The Big Screen in the Sky

The joy of the holiday season has been diminished here at Film Gab with the loss of two classic actors on the same day. Both Jack Klugman and Charles Durning passed away on Monday 12/24/12. The New York Times saluted both of these talented actors and so shall we. 
Klugman is most-remembered for his television work on The Odd Couple and Quincy M.E., but this classic everyman also made some memorable appearances on the silver screen. Klugman was the last surviving juror from the 1957 courtroom masterpiece, 12 Angry Men; played Jack Lemmon's AA sponsor in Blake Edward's Days of Wine and Roses (1962); and even wrangled Judy in her near bio-pic I Could Go On Singing (1963). 
No less an everyman, Durning had a long career as a character actor in such films as The Sting (1973), Dog Day Afternoon (1975), The Muppet Movie (1979), and as an unconventional love interest for Dustin Hoffman in Tootsie (1982). You haven't lived until you've seen Durning slide-dance as the Governor in The Best Little Whorehouse in Texas (1982). Both of these actors proved that a good everyman is hard to find.

Friday, December 21, 2012

Hark! The Christmas Gabbers Sing

Werth: Merry Christmas, Wise!

Wise: Merry Christmas, Werth! What cinematic goodies do you hope to find underneath your tree?

Werth: This year the cinematic goodies will actually be in the movie theater because for the first time since 2009, they are releasing a big-budget movie musical on Christmas Day!

Wise: I assume you are referring to Les Miserables.

Werth: Oui! Tom Hooper's take on the trés populaire musical is sure to be on the wishlist of many a Holiday Musical fan.

Wise: But even if you can't make it to your local mega-plex this Christmas, Santa's little gabbers are here to suggest some other musicals for you to enjoy all snug in your bed.

Werth: If you like a little trannie glam-rock in your holidays, there is no better musical than the 2001 indie darling, Hedwig and the Angry Inch. Based on the successful off-Broadway play of the same name, Hedwig tells the life story of transgender rock goddess Hedwig (John Cameron Mitchell) whose national tour of the Bilgewater's restaurant chain smells like the end of the line. 
If performing on a small stage next to the all-you-can-eat seafood buffet wasn't bad enough, Hedwig's tour just happens to coincide with the sell-out stadium tour of her ex-lover, Tommy Gnosis (the eternally sketchy Michael Pitt).

Wise: I thought something smelled like fish.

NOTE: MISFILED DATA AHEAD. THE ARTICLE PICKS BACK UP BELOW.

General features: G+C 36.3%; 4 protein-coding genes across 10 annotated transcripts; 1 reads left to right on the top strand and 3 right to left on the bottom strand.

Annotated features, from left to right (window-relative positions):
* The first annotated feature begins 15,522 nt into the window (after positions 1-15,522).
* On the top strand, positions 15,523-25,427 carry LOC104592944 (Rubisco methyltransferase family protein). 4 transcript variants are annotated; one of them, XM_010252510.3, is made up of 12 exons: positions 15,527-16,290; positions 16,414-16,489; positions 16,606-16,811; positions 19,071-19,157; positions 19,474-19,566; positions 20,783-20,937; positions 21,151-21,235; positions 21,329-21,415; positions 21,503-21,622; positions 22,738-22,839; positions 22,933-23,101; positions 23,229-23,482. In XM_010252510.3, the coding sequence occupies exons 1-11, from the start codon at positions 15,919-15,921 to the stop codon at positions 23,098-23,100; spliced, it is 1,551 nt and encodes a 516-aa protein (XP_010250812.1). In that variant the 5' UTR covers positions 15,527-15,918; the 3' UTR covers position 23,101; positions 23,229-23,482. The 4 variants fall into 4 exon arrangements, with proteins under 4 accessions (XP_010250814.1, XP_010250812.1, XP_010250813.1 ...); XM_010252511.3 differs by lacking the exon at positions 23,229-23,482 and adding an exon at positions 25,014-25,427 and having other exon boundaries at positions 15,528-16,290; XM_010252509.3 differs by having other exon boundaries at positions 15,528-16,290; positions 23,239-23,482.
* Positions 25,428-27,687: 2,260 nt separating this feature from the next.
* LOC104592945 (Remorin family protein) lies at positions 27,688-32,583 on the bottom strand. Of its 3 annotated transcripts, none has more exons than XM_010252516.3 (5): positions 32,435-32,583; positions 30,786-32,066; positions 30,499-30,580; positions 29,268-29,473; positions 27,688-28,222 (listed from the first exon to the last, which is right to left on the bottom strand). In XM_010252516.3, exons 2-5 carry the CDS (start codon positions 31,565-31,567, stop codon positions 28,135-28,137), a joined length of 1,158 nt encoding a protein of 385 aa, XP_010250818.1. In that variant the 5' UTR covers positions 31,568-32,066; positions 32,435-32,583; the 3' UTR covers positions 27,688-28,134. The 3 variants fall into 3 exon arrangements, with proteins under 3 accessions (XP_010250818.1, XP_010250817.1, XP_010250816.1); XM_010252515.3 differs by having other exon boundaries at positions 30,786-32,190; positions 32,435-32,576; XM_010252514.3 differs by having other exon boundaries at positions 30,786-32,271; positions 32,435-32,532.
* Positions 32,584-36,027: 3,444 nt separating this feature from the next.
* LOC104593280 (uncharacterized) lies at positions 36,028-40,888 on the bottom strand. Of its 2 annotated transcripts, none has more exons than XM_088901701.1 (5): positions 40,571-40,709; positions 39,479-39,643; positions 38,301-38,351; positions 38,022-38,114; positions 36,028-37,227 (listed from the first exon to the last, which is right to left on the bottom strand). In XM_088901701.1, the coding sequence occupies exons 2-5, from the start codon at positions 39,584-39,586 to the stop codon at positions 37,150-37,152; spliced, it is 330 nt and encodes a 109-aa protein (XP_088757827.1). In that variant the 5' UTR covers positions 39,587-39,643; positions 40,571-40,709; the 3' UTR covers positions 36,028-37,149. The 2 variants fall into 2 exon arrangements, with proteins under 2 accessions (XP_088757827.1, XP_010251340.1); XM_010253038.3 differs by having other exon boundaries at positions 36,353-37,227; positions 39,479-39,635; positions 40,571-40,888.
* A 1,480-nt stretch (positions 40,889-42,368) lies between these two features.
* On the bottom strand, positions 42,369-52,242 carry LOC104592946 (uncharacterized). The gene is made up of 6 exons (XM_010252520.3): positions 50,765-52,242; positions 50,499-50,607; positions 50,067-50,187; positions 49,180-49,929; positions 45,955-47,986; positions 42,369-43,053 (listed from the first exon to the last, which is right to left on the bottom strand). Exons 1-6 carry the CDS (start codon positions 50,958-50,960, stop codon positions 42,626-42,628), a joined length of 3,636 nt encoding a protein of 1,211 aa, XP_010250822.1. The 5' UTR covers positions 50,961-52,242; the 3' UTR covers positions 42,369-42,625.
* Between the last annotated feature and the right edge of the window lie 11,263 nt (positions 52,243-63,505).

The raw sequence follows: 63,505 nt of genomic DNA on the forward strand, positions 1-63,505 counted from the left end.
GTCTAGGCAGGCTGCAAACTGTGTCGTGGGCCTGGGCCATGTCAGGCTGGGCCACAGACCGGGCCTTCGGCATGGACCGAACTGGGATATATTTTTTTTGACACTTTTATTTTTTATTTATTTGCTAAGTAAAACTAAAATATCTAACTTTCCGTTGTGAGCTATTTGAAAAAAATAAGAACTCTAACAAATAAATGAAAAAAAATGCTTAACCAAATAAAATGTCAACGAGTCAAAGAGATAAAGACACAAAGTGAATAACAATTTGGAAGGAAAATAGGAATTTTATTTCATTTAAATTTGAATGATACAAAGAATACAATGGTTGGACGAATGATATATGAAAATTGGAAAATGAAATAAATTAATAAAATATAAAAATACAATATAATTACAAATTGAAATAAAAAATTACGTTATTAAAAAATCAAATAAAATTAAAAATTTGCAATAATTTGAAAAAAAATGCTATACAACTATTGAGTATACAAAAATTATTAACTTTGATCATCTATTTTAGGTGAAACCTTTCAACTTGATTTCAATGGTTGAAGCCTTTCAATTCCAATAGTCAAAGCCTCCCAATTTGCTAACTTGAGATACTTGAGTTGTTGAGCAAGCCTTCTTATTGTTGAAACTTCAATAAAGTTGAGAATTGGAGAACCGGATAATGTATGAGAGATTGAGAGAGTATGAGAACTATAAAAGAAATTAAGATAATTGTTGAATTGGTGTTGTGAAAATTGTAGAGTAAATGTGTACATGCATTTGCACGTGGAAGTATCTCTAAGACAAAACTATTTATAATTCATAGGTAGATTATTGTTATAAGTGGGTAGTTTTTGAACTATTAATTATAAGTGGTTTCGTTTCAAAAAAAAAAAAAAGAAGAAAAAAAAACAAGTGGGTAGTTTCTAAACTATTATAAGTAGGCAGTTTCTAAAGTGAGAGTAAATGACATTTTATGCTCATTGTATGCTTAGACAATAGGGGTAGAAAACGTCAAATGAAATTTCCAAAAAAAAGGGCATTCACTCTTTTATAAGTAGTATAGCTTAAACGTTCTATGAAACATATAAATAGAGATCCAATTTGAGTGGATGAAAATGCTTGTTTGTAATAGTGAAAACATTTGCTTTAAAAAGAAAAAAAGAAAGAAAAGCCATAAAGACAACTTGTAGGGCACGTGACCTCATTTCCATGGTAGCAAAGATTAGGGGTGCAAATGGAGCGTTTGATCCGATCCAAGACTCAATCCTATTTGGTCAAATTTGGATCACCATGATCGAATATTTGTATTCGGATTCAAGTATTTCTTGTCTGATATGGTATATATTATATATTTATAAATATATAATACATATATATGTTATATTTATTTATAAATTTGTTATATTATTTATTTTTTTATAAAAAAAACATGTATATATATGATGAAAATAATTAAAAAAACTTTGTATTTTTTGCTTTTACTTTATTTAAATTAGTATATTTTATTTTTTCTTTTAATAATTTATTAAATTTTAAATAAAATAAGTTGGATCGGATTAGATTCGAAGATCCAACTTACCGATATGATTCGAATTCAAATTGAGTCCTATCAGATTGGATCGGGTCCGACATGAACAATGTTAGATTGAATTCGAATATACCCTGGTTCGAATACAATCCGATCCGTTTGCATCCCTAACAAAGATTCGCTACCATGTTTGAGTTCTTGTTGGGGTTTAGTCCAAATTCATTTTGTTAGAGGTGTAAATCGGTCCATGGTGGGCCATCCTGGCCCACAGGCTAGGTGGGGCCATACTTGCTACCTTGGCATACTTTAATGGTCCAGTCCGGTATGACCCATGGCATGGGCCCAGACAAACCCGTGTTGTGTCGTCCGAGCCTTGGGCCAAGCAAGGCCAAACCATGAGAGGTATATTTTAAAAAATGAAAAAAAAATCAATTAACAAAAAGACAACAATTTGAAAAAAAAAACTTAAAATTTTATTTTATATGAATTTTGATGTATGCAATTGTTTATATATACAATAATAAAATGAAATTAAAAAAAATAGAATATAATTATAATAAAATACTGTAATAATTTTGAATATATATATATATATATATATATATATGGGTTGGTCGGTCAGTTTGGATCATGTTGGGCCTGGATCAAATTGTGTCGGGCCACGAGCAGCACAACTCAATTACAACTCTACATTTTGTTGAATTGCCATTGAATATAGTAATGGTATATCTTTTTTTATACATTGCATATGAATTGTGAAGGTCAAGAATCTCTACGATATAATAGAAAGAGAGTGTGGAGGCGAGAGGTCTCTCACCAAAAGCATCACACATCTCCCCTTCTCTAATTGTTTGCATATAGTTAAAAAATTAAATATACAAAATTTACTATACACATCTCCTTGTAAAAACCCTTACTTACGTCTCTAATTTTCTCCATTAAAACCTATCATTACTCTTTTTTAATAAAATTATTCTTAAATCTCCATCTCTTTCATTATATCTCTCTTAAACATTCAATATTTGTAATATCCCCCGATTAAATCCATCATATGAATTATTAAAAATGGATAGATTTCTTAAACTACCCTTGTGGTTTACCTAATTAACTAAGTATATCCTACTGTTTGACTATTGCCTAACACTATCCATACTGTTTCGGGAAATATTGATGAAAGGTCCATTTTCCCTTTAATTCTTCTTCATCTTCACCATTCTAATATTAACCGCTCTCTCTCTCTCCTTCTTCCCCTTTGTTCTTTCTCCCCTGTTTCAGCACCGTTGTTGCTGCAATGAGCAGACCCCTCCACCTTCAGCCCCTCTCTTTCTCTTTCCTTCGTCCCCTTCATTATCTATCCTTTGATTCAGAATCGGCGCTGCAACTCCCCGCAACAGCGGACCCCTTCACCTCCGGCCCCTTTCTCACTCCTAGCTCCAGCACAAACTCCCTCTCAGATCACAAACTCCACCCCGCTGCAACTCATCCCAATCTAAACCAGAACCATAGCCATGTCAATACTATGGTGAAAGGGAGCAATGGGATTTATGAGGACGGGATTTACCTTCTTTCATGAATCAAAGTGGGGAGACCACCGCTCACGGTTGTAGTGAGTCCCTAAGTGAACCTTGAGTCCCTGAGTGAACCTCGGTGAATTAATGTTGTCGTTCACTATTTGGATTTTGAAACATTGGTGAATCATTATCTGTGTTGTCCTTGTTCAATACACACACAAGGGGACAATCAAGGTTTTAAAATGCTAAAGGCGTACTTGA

Werth: Hedwig looks back over her life from her start as a young boy in Soviet East Germany to discovering Tommy in a trailer park in Junction City, Kansas with a mix of loving reverie and cocked eyebrow. 
Mitchell not only stars as Hedwig, but he also wrote and directed—which makes perfect sense when you realize that Mitchell has spent a lot of time in Hedwig's boots. He created the character in performances at gay rock club night "Squeezebox" at Don Hill's in Tribeca before expanding the character and creating the hit play. And Mitchell's mastery of this fascinating creature is evident as we watch Hedwig go through heartbreak, rock n' roll success, and the tragedy of a sex-change operation that got "botched." 
Mitchell plays for drag camp, but at the same time gives a depth and a sad irony to this character that makes this concoction of wild wigs, Eastern European lilt, and filthy excess feel real. 

Wise: At least more real than the Soviet gymnastics team in the early 80's.  

Werth: Visually Mitchell has fun transforming reality into a stage by blowing the walls off a trailer in "Wig in a Box" and turning a laundromat into an intimate cabaret in "Wicked Little Town," 
but the ending of the film is not as strong thematically as what was produced for the stage. Whether you're left with the urge to "pull a wig down from the shelf" or just confusedly scratch your headHedwig is a rock musical worth shoving in your holiday stocking.

Wise: In Cabaret (1972), Michael York plays Brian Roberts, a shy Englishman fleeing his stultifying homeland for the more decadent pleasures of Berlin in the final days of the Weimar Republic before Germany was overrun by the Nazis.  Once there, he takes a room in a boarding house where he meets Sally Bowles (Liza Minnelli), a singer at the tawdry Kit Kat Klub who has dreams of becoming a big star.  
The two become fast friends, occasional lovers, and eventually rivals for the affection of the same man, married playboy baron Maximilian von Heune (Helmut Griem).